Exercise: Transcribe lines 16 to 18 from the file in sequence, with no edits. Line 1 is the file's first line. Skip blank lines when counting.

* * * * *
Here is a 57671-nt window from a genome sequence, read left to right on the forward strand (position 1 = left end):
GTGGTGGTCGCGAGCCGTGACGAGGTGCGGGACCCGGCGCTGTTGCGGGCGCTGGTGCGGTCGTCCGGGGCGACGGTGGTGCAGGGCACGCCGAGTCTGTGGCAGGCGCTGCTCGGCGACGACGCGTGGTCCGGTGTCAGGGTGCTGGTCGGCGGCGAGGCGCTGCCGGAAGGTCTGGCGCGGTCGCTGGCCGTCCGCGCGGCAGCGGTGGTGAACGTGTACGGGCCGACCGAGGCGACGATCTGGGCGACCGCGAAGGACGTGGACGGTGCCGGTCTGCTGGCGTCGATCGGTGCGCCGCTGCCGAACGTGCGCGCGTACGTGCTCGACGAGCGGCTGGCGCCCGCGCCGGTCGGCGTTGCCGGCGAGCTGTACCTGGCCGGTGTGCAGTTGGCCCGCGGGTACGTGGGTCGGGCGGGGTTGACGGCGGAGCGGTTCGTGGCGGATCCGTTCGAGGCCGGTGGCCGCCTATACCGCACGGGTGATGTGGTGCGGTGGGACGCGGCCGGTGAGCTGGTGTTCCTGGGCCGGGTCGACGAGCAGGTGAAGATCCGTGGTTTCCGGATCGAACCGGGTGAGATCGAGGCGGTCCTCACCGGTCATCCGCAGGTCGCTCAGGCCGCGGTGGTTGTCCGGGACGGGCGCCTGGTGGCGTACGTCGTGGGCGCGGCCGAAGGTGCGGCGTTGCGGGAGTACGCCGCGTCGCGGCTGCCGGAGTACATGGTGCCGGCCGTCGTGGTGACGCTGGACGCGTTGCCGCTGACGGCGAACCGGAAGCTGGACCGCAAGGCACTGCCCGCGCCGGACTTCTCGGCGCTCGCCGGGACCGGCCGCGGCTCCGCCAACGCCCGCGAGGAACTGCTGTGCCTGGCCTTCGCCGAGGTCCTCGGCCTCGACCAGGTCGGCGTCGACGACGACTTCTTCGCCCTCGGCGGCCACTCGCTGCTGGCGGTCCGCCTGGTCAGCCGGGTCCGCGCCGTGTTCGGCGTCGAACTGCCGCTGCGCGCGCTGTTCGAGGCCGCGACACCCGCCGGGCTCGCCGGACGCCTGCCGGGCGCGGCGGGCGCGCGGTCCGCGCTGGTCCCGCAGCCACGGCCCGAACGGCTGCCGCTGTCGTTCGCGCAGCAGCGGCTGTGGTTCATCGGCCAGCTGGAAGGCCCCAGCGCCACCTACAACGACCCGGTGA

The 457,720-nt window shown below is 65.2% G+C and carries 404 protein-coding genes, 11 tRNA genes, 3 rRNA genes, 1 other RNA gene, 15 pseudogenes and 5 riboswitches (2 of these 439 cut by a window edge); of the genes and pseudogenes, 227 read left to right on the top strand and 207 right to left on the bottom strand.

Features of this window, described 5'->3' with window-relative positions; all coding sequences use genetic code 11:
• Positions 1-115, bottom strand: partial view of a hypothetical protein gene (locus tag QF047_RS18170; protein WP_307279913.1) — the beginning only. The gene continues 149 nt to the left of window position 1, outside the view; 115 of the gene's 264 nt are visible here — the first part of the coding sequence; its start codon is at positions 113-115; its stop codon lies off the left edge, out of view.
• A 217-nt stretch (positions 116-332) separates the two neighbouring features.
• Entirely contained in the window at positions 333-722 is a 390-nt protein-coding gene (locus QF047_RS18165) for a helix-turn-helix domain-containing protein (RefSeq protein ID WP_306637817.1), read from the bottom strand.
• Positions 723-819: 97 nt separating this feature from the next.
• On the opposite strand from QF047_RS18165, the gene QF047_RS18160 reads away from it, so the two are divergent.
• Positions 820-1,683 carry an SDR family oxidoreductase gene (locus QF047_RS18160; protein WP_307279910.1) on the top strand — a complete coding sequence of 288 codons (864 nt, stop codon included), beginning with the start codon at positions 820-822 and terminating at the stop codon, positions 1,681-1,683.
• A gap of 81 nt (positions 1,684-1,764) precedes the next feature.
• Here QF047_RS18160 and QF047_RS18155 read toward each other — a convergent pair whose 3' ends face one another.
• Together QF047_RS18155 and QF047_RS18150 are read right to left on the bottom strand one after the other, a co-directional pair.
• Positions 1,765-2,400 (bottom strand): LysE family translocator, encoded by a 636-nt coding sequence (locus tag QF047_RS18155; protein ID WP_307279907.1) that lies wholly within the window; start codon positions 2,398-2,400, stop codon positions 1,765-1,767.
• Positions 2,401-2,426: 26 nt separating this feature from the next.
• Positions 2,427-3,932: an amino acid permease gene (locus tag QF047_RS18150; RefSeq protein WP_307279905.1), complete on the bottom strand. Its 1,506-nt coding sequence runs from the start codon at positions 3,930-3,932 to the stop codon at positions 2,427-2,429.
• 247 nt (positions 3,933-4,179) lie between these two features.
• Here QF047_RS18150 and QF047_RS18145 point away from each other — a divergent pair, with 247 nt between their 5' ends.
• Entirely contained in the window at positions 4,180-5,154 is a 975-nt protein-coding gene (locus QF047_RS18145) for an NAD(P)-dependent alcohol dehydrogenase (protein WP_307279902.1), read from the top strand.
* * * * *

• Positions 2,427-3,932: an amino acid permease gene (locus tag QF047_RS18150; RefSeq protein WP_307279905.1), complete on the bottom strand. Its 1,506-nt coding sequence runs from the start codon at positions 3,930-3,932 to the stop codon at positions 2,427-2,429.
• 247 nt (positions 3,933-4,179) lie between these two features.
• Here QF047_RS18150 and QF047_RS18145 point away from each other — a divergent pair, with 247 nt between their 5' ends.